Share
17 Oct 2019

The Psychology of UX Design, By Elmas Okić

by
Design

 

THE HUMAN BRAIN IS LAZY, biased, and prone to shortcuts. Many processes in the brain occur automatically and without the involvement of our consciousness. Even several seconds before we consciously make a decision, its outcome can be predicted from unconscious activity in the brain. This behaviour evolved to prevent our mind from overloading with simple, routine tasks, but it does present designers today with many challenges.

You may like to think users will read the content on your website, take the time to navigate and explore, fill out any form you throw at them or click your call-to-action buttons. In practice, however, you’ll find often the opposite to be the case. According to Dr. Fogg’s Behavior Model, behavior happens when a person is motivated, has the ability to partake in the behaviour, and is presented with a trigger. In addition, motivation and ability can be traded off (i.e., if motivation is very high, ability can be low and vice-versa). In practice, we observe users skimming content and pausing to read-only if triggered by certain words or headlines, as well as users filling out difficult forms only when they highly desire its outcome.

 

Emotions at the center

Emotions are at the core of a good user experience, and for very good reason. Positive experiences kindle our curiosity, and negative ones protect us from repeating mistakes. Humans form emotional connections with objects on three levels: the visceral, behavioural, and reflective levels. Fear plays an essential role in our decision making, most often by preventing decisions during the buying process. People buy when they feel confident of their decision. Rather than just making logical arguments to persuade users, you are more likely to succeed by appealing to their emotional side and reassuring them. Users can be sceptical about the quality of your product, service, checkout security, etc.

 

Why should you care?

Companies like Google, Facebook, Apple, etc. invest a lot of resources for researching and optimizing their products to reduce complexity, cognitive load, etc. A great example of subconscious design is how Facebook loads and displays the notification badges way before any other content. A bright red badge catches user’s attention instantly and impacts their behaviour before they even have time to think about it. Times are changing as well. We are increasingly mobile, busy, and less patient. A distracted user on a mobile phone in a busy street means less attention and more mistakes. Reducing cognitive friction and forgiving mistakes (e.g. in typing) becomes more important than ever.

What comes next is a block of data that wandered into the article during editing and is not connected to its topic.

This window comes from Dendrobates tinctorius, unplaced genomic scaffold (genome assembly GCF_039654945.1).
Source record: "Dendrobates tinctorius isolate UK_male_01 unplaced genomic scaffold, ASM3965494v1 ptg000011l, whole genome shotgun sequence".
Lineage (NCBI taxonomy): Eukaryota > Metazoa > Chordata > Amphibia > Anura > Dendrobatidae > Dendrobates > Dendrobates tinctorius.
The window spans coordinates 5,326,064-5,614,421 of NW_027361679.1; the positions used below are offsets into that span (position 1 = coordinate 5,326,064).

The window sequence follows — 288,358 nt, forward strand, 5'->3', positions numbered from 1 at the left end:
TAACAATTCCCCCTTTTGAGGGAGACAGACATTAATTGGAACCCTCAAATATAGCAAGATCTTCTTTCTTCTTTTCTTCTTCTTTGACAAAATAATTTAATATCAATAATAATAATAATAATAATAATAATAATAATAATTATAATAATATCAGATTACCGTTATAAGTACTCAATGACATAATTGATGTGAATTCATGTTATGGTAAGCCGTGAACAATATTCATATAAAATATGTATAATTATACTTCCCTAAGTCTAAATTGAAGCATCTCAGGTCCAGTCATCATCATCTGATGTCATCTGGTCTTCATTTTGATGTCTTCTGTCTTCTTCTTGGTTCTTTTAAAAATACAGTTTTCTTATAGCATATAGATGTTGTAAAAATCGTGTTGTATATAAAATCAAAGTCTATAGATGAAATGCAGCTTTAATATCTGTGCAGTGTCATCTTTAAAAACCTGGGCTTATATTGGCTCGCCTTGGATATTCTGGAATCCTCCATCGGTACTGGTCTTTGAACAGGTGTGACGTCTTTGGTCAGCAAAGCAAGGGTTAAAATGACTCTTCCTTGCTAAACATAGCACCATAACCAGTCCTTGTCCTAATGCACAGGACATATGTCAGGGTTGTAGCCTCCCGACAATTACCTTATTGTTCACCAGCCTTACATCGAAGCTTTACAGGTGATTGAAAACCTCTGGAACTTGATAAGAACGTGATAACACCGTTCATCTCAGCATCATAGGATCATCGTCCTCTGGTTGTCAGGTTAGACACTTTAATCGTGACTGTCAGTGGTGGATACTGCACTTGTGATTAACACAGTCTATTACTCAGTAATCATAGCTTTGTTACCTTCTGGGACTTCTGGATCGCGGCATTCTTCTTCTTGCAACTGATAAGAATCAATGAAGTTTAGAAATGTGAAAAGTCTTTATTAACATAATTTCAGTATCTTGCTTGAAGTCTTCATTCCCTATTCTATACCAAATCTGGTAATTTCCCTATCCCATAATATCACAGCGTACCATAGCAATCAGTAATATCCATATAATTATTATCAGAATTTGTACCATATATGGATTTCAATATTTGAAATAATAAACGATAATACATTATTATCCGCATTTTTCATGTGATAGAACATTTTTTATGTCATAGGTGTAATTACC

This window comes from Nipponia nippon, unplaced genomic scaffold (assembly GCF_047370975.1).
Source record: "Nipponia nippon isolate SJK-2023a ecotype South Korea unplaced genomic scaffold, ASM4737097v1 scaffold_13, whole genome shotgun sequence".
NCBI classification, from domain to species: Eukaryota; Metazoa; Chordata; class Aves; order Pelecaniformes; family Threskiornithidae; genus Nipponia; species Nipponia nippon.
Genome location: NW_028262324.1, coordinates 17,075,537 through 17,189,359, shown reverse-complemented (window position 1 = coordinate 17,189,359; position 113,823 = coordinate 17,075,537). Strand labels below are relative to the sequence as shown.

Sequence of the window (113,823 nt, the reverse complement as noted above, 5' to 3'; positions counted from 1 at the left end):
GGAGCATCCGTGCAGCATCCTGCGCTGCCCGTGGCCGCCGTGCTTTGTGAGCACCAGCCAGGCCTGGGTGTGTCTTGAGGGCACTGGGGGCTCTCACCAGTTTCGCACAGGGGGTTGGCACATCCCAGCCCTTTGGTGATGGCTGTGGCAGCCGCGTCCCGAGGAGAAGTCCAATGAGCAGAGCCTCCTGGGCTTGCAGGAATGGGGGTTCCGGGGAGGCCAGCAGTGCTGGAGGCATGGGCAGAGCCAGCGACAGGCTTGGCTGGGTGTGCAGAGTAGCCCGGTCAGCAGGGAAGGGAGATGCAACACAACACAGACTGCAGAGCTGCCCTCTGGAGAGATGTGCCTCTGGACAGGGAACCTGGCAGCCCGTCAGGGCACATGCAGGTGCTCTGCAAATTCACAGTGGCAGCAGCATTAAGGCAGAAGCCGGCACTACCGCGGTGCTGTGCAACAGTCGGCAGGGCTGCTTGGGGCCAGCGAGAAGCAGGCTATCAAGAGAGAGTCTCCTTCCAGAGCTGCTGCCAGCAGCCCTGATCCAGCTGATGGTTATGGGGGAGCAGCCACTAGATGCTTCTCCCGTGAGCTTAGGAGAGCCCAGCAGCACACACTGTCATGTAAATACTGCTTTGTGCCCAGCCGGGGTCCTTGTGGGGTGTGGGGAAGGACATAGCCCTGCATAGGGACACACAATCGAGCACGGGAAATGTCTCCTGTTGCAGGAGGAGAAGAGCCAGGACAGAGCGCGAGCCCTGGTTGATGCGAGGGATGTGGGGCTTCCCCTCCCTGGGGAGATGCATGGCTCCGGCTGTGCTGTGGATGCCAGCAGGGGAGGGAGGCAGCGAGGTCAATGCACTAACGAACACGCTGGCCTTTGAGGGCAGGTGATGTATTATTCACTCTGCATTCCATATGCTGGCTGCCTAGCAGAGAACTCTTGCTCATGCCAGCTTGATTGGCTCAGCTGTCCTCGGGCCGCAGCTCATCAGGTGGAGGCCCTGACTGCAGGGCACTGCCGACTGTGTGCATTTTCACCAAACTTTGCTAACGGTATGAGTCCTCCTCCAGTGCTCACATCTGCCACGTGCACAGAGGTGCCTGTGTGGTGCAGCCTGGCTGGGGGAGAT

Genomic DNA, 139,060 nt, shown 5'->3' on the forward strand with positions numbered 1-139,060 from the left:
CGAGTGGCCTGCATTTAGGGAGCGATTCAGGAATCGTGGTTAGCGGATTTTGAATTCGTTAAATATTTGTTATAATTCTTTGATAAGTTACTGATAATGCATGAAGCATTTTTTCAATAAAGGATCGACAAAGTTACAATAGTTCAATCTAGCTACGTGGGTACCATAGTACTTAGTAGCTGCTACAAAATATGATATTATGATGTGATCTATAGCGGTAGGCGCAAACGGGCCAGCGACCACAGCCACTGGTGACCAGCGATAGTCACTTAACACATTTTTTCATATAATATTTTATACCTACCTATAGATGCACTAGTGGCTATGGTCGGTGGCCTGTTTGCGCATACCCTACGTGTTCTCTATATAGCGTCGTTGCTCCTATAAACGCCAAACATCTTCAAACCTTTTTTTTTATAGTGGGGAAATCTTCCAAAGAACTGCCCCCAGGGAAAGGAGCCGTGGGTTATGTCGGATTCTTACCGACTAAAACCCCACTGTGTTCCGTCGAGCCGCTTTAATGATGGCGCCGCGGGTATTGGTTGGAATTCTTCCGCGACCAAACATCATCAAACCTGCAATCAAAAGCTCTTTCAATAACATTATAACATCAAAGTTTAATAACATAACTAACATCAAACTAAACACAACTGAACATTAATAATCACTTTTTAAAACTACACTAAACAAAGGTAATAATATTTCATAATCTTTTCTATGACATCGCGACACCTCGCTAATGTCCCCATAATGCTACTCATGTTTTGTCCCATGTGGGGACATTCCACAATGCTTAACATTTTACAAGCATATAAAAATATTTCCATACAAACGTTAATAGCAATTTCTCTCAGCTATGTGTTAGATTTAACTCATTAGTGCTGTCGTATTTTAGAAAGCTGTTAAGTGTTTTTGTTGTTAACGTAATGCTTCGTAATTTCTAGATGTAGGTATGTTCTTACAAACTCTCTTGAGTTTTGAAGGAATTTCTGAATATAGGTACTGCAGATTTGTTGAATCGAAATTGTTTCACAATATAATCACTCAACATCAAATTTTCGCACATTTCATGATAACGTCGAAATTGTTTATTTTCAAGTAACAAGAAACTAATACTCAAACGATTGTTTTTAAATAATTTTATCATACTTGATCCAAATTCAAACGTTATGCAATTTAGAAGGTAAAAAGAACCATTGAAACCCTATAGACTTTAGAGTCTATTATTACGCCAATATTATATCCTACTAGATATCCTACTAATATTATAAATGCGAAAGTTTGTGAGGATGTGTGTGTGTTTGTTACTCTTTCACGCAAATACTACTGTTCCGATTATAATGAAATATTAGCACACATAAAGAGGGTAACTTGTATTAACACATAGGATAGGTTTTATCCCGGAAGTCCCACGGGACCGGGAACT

behavior-model-image

What can you do?

All this talk about psychology and neuroscience sounds fancy, but it’s not hard for you to benefit from it. A lot of research by experts has already been done and many design patterns emerged and established themselves in the industry. A good User Experience Designer will be familiar with best practices and know-how and which ones to utilize. For larger companies, UX Researchers can dive deep into research and testing specifically for their niche. Focus on simplicity. In a study by Google conducted in August of 2012, researchers found that not only will users judge websites in less than the blink of an eye, but also that “visually complex” websites are consistently rated as less beautiful than their simpler counterparts. Another tip is to avoid showing all information up front. Too much information can quickly overwhelm users. Hyper-focus your content and conversion funnels to reduce cognitive friction. This is especially useful on mobile devices, where screen space is limited.

 

More information you can find here (page 33).


  • 20 Jan 2020
    Why should every designer prototype and which prototyping tools to use
    Design

      A popular phrase by IDEO company says that “If a picture is worth a thousand words, a prototype is worth 1000 meetings.” Designers are bound to design websites, web applications and all kinds of different products based on clients’ requests. Since those requests are not often clear and solutions are not always obvious, this is then followed by […]

    Read more
  • 14 Jan 2020
    Website Redesign for Krevatin Tourist Agency from Novigrad, Istria
    Design

      Did you know that a poorly designed website can hurt conversion and sales? An unattractive website deserves a website redesign in order to prevent people from leaving your site. No matter what your company size or industry is, it is important to approach redesign strategically. Explore what is not working, define your priorities, expectations, and goals. Our […]

    Read more
  • 16 Dec 2019
    20 Simple Ways to Improve Your Contact Form and Consequently Generate Sales Leads
    Design

      Web forms are “the last and most important mile in a long journey.” (Luke Wroblewski).  Despite their significance, web forms are often poorly though out so “closing the deal” via them is something that happens on rare occasions. Designing a user-friendly contact form An average contact form converts only 1% of visitors which means that […]

    Read more
  • 10 Dec 2019
    Website with a Booking System for Novalja Turist Agency
    Design

    About the project For more than an entire year, Novalja Turist agency hadn’t had one direct booking through their website. They continued to pay commissions to other online travel portals. However, a few days after the launch of the new website built by Hexis, the agency collected four direct bookings. Thier website is not just […]

    Read more